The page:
A Quick Prep Guide for the Absolute Beginner.
I am by no means an “expert” on independent publishing, but I want new writers to know that it can be done with run-of-the-mill hardware and software.
We’ll be talking about basic need-to-know issues for first-time publishers using a print-on-demand (POD) provider who offers free setup services.
To get your book setup for free, you have to perform all the roles of traditional publishing, including proofreading, content editing, copy editing, and setting type. Figure on its taking 9-18 months after you finish the rough draft to get to publication. It looks like a lot of work, and it is, but don’t let how it looks scare you off. It’s like learning to drive a standard transmission vehicle: itemized on paper, the steps look harder than they really are.
But first things first: getting the story out of your head and onto virtual paper.
While Writing Your Book:
There’s absolutely no need to invest in special writing software: to do so just adds length to your learning curve as an author. Whatever regular word-processing program you’re used to using (Apache OpenOffice, Microsoft Word) will serve just as well, if not better, because of the lack of distracting bells and whistles that come with the special software.
It’s a big temptation to try to format for printing as you go, by writing your book’s first draft in a trim-sized template, but don’t do it. Even if you’re writing a very short novella, trying to write in final format leads to more headaches than you likely have pills for, because the massive amount of revision that goes with proofreading and editing can affect the outcome in ways you don’t expect and don’t want in a print-ready copy, and which you’ll have to keep fixing every time there’s a re-write.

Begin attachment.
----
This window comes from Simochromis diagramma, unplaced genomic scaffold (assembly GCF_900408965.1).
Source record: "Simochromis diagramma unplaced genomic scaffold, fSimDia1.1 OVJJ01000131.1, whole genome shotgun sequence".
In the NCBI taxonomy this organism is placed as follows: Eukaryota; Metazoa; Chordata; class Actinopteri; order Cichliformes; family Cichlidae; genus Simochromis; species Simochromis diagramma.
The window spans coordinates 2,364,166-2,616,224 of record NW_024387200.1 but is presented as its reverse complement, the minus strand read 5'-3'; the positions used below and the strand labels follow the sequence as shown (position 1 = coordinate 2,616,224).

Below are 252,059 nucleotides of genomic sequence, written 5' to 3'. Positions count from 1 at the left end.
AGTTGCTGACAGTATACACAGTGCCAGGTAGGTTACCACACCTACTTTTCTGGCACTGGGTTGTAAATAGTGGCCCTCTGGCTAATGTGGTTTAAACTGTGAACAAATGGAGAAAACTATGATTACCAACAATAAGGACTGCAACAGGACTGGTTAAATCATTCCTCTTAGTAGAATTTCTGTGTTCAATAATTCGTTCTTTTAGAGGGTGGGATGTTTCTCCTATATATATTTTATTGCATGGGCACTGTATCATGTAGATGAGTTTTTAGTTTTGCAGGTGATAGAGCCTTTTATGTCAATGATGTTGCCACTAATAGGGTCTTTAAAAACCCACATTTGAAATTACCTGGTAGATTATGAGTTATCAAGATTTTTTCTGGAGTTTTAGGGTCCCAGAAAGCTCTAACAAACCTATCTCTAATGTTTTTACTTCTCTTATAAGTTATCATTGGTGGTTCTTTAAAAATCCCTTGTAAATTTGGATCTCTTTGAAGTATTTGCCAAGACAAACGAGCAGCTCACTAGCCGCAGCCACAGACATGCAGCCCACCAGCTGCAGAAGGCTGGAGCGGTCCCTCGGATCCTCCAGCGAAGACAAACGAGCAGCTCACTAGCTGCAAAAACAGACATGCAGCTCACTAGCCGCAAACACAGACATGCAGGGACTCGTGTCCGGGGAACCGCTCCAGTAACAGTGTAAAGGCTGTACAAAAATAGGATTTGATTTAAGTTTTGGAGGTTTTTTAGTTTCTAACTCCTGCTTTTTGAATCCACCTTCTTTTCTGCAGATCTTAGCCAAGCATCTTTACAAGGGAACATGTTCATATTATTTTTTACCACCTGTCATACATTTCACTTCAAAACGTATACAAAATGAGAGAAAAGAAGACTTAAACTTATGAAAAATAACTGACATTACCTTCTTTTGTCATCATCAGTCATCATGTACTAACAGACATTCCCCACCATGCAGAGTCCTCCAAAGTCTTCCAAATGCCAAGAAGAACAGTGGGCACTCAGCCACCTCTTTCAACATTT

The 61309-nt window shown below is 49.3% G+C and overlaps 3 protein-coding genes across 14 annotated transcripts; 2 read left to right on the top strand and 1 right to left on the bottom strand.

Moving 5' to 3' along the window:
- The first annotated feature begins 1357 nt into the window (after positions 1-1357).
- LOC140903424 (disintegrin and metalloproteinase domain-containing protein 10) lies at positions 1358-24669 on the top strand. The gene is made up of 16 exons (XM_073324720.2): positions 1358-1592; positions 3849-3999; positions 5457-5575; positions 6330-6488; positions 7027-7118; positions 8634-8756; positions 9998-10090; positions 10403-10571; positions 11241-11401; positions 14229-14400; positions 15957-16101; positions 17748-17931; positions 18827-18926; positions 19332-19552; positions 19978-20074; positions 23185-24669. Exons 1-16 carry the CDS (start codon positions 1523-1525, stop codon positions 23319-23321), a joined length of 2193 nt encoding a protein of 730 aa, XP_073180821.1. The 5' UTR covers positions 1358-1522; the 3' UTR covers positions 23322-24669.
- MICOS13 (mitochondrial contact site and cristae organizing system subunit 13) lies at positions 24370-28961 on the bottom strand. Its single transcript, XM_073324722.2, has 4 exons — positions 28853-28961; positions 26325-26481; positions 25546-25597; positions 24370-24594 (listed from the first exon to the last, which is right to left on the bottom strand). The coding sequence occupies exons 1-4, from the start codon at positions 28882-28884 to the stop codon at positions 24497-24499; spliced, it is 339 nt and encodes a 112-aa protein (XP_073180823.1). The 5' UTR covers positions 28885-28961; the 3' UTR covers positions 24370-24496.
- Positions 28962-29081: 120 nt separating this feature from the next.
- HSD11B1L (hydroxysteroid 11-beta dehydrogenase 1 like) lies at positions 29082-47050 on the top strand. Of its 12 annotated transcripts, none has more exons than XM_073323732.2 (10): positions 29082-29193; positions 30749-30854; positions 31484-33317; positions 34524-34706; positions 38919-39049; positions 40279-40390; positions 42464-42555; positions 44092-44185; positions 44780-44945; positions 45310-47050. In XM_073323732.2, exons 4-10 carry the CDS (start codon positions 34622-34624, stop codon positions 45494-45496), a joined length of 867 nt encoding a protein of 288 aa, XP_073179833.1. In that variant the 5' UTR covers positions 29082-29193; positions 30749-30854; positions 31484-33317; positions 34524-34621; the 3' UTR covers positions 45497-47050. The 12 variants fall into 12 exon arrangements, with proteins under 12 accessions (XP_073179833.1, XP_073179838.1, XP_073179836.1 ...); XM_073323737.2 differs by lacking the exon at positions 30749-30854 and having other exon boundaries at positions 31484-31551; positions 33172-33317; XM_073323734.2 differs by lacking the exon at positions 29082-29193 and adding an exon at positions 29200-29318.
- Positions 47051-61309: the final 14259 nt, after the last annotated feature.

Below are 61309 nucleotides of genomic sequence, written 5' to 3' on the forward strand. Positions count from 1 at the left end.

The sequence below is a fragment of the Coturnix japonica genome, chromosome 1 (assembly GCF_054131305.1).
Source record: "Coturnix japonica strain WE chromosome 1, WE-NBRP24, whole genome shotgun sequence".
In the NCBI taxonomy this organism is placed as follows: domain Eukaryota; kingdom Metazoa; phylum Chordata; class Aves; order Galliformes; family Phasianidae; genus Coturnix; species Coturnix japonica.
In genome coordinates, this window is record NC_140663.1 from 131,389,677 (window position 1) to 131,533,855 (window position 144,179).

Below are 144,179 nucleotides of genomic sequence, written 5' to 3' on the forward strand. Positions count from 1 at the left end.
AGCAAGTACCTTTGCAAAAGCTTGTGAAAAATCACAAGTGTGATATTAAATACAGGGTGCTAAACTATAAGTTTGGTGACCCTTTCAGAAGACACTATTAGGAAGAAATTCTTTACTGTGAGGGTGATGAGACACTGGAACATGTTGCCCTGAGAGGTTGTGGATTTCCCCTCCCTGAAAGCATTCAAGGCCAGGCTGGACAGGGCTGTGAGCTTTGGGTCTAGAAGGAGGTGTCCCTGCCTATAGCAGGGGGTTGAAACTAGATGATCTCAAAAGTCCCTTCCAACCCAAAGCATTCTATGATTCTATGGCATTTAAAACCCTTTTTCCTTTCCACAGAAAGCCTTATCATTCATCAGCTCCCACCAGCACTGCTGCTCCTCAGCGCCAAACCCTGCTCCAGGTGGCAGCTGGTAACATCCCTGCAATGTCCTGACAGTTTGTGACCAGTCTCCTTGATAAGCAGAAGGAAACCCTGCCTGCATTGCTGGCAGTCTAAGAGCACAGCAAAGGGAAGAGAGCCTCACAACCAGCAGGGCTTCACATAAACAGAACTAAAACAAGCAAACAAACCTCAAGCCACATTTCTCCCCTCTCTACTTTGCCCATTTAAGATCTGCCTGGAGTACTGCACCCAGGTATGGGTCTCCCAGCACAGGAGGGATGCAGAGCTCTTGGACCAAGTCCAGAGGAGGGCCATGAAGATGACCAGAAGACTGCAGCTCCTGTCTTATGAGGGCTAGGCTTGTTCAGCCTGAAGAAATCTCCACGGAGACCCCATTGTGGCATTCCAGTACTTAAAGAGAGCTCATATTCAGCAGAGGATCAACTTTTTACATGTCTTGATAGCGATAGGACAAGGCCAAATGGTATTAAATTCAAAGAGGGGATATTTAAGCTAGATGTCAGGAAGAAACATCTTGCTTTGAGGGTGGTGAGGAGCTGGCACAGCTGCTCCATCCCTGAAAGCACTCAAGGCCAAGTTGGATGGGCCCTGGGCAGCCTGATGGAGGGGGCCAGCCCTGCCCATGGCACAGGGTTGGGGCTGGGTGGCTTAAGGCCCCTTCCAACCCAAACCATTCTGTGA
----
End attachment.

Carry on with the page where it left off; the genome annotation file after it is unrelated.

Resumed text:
Make it easy on yourself, and do the initial creation in the traditional way: Type the first draft double-spaced with 1-inch margins on 8.5 x 11 virtual paper, but use a basic proportional font with serifs, such as 12-point Times New Roman (TNR), instead of Courier, and modern conventions (use italics instead of underlining). This will give you a hard copy you can read easily to start the proofreading and editing process.
Save your chapters separately: It’s easier to wrestle baby alligators than to tackle The Big Momma. Use the standard convention for scene and / or section breaks: a line of extra white space with three centered, spaced asterisks is easiest to find when scanning the manuscript.
Turn off extra spacing between paragraphs, unless you’re writing nonfiction and will not be indenting paragraphs. If indenting, set your paragraph indents to 0.25 or 0.3 (don’t use the tab).
Use manual page breaks, and not rows of carriage return / line feed (CRLF) to get to the start of a new page. Also, use the “space before paragraph” setting to get accurate white space heading the tops of new chapters, instead of rows of CRLF.
A widow is part of sentence standing alone at the beginning of a page, or the first line of a paragraph standing alone at the end of a page; an orphan is the last word of a paragraph stranded at the top of a page. These situations are immaterial during the rough draft stage. Turn off widow and orphan control until you convert your edited manuscript to your chosen trim size; until then, you don’t need it, and it doesn’t do you any good, anyway, because it can skew your page count. Leaving widow and orphan control on will also yield goofy-looking pages, because the bottom margin usually gets too big in an irregular way. You may choose to leave widow and orphan control off forever, and manually correct for widows and orphans. There are several sneaky ways to do this, which I’ll cover in a future post.
If all this is clear as mud, tell me in the comments section, and I’ll try to filter out the sludge.
Look for more Indie Publisher posts! Next time: “setting type” on your manuscript.